Dr. William Blattner, Co-Founder and Associate Director of the Institute of Human Virology (IHV) and Professor of Medicine at the University of Maryland School of Medicine, has an extensive background in virology. He was among the team of researchers at the National Cancer Institute that initially discovered the first human retrovirus, HTLV-1 virus and the AIDS virus, as well as improving the sensitivity and specificity of the HIV blood test. Internationally, he supported a large public health effort in Nigeria to contain that country’s massive HIV/AIDS epidemic.
Esteban Domingo, PhD
Dr. Esteban Domingo presently serves as Director of the GVN Center of Excellence and is Research Professor at Centro de Biología Molecular “Severo Ochoa” in Madrid, Spain. His work on the evolution, virulence and genetic mutation rates of RNA virus has led to new theories of viral quasispecies and how these dynamic viral populations contribute to chronic infections–such as HIV and hepatitis C–and complicate antiviral therapies through the development of resistance. Dr. Domingo’s studies have also established innovative antiviral strategies such as lethal mutagenesis, a process whereby a mutation-increasing drug is applied to cells infected with viruses like HIV or polio-virus, subsequently causing a decrease in genetic adaptability in the viruses
Diane E. Griffin, MD,PhD
Dr. Diane E. Griffin is University Distinguished Service Professor and Alfred and Jill Sommer Chair of the W. Harry Feinstone Department of Molecular Microbiology and Immunology at the Johns Hopkins Bloomberg School of Public Health. Her research interests are in the area of pathogenesis of viral diseases with a particular focus on measles and alphavirus encephalitis. These studies address issues related to virulence and the role of immune responses in protection from infection and in clearance of infection.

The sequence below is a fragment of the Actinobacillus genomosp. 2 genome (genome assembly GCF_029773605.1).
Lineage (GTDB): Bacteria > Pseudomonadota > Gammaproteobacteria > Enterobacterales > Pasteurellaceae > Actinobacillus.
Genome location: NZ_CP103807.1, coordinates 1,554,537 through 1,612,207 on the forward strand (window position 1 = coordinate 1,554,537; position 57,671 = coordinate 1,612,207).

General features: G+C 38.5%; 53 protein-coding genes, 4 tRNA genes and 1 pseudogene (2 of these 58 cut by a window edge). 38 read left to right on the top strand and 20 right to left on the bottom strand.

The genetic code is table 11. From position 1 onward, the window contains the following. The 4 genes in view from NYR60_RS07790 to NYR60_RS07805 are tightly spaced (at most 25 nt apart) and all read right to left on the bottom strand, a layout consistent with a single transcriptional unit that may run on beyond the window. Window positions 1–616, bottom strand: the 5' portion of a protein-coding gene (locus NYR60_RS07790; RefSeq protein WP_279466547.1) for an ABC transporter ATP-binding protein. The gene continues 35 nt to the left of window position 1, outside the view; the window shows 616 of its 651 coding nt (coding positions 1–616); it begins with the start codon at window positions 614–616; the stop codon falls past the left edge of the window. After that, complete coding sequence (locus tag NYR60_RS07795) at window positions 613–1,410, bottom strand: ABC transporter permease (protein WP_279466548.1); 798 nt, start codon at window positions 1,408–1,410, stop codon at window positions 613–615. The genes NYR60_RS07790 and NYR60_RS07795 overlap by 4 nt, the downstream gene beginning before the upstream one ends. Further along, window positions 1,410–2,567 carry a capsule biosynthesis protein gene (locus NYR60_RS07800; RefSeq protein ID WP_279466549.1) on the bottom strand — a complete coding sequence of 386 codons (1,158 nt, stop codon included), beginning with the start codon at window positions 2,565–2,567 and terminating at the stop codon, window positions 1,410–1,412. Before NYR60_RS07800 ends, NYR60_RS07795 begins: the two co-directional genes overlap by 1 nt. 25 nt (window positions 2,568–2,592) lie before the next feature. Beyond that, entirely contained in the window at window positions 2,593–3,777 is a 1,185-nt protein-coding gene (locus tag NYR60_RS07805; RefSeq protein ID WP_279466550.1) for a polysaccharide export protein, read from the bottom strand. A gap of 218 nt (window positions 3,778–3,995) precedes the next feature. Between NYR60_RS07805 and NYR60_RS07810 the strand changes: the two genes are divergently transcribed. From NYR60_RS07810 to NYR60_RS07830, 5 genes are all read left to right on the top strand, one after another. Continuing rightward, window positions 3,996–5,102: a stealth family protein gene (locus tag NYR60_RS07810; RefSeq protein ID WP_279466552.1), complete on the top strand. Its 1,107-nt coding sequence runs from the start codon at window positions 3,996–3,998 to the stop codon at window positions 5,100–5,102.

James W. LeDuc, PhD
Dr. James W. LeDuc, Director of the Global Virus Network (GVN) Center of Excellence and Professor of Medicine at University of Texas Medical Branch, works to understand how people become infected with some of the most dangerous pathogens known to man. He coordinates research activities, prevention initiatives, and outbreak investigations for pathogens that cause viral hemorrhagic fevers, influenza and other respiratory infections, childhood viral diseases, and newly emerging diseases such as SARS. He is chiefly interested in understanding the factors involved in making some people particularly vulnerable to infections.
Eric M. Verdin MD
Dr. Eric M. Verdin is a Senior Investigator and Co-Director of the Gladstone Institute of Virology and Immunology and is a Professor of Medicine at the University of California, San Francisco. Dr. Verdin researches the roles of proteins and enzymes called histone deacetylases, HDACs, which are known to be involved with aging and cancer. In addition, his work on HIV was recognized with an Avant-Garde Award from the National Institutes of Health (NIH). Dr. Verdin currently serves on the National Scientific Advisory Council of the American Federation for Aging Research and was recognized with a Glenn Award for Research in Biological Mechanisms of Aging and a senior scholarship from the Ellison Medical Foundation.
Heinz Ellerbrok, PhD
Dr. Heinz Ellerbrok is deputy head at the unit for Highly Pathogenic Viruses, the consultant laboratory for tick-borne encephalitis at the Robert Koch institute, and lecturer for molecular diagnostics at the Polytechnical University of Berlin. His research focuses on emerging diseases, molecular diagnostics and detection methods for biothreat agents.
Dr. Reinhard Burger serves as Director of the GVN Center of Excellence and President of the Robert Koch Institute (RKI) in Berlin, a German National Public Health Institute that has a wide range of functions in the prevention, investigation and management of infectious diseases. Dr. Burger’s research focus includes the transmission of infectious diseases through blood transfusion and plasma products. Dr. Burger currently serves as Chairman of the National Advisory Committee Blood (Arbeitskreis Blut) of the German Federal Ministry of Health.